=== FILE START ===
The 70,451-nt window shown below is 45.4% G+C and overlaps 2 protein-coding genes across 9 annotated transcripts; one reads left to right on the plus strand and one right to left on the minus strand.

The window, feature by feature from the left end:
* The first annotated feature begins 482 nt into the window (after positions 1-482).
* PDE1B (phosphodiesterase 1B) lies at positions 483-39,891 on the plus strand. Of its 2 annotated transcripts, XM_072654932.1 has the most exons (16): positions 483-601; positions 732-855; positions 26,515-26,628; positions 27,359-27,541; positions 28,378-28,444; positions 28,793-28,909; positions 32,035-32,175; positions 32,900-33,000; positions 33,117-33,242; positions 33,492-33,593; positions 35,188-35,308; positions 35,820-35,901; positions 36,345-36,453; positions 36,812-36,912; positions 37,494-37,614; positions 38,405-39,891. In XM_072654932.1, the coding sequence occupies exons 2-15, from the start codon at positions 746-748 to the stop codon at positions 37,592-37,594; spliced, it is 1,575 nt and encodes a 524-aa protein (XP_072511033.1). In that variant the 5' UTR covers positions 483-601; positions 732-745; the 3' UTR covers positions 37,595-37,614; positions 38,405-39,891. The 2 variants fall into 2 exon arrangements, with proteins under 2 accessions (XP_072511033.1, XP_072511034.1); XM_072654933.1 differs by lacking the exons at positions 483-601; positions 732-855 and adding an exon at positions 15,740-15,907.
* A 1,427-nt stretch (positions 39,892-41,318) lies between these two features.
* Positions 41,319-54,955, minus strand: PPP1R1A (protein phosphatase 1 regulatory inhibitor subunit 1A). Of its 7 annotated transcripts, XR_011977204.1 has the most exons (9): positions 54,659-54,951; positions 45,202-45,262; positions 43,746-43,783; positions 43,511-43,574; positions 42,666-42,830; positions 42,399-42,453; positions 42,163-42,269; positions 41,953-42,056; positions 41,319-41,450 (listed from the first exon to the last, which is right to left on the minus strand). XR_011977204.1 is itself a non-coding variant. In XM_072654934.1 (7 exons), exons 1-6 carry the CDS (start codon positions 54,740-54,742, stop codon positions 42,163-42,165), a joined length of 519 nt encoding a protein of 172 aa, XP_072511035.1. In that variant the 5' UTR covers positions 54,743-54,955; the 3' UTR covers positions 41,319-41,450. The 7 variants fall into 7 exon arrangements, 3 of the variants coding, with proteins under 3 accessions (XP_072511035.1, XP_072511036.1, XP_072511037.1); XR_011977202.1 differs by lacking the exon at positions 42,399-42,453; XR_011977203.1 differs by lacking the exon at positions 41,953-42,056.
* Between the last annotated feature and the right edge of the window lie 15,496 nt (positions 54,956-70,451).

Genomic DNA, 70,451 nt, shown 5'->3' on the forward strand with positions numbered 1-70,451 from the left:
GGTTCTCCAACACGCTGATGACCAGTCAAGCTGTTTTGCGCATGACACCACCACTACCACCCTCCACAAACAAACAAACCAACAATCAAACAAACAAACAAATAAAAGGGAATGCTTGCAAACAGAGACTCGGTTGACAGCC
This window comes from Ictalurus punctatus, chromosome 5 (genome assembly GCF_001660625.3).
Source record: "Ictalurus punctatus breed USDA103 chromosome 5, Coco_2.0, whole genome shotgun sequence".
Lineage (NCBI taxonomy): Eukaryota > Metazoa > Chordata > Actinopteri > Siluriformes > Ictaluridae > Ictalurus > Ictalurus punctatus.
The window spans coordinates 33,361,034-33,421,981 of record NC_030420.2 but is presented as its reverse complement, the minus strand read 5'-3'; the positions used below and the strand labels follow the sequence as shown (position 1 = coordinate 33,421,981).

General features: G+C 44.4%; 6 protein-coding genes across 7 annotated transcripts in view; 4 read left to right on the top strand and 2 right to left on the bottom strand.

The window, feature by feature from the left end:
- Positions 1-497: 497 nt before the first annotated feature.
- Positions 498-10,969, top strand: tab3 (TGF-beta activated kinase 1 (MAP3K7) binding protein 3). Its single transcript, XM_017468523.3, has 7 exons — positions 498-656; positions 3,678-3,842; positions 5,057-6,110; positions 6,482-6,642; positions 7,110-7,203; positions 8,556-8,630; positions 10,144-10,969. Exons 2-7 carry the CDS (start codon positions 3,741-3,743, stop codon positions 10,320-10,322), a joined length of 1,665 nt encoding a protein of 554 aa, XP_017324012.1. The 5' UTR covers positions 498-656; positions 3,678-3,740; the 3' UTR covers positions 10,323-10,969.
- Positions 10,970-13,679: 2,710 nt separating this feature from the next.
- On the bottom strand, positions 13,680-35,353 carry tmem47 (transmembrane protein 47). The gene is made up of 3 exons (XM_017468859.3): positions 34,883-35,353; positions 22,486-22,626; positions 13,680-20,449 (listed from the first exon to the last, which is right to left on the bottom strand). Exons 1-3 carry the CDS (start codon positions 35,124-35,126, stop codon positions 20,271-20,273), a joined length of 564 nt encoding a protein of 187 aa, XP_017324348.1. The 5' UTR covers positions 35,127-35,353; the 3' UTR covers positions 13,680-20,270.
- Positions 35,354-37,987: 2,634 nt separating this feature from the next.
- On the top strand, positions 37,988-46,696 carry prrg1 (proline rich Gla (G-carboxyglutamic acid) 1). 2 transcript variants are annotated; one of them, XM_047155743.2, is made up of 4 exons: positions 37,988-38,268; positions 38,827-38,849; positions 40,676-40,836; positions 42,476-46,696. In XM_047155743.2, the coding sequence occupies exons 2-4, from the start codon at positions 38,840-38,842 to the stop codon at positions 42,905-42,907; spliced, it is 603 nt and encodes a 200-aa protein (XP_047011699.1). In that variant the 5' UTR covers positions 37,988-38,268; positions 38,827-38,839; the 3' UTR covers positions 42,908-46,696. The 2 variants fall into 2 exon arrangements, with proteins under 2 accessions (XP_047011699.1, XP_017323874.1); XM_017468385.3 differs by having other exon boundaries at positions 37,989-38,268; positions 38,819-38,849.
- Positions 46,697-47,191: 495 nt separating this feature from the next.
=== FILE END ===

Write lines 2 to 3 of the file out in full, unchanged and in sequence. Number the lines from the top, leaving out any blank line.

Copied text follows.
The window, feature by feature from the left end:
* The first annotated feature begins 482 nt into the window (after positions 1-482).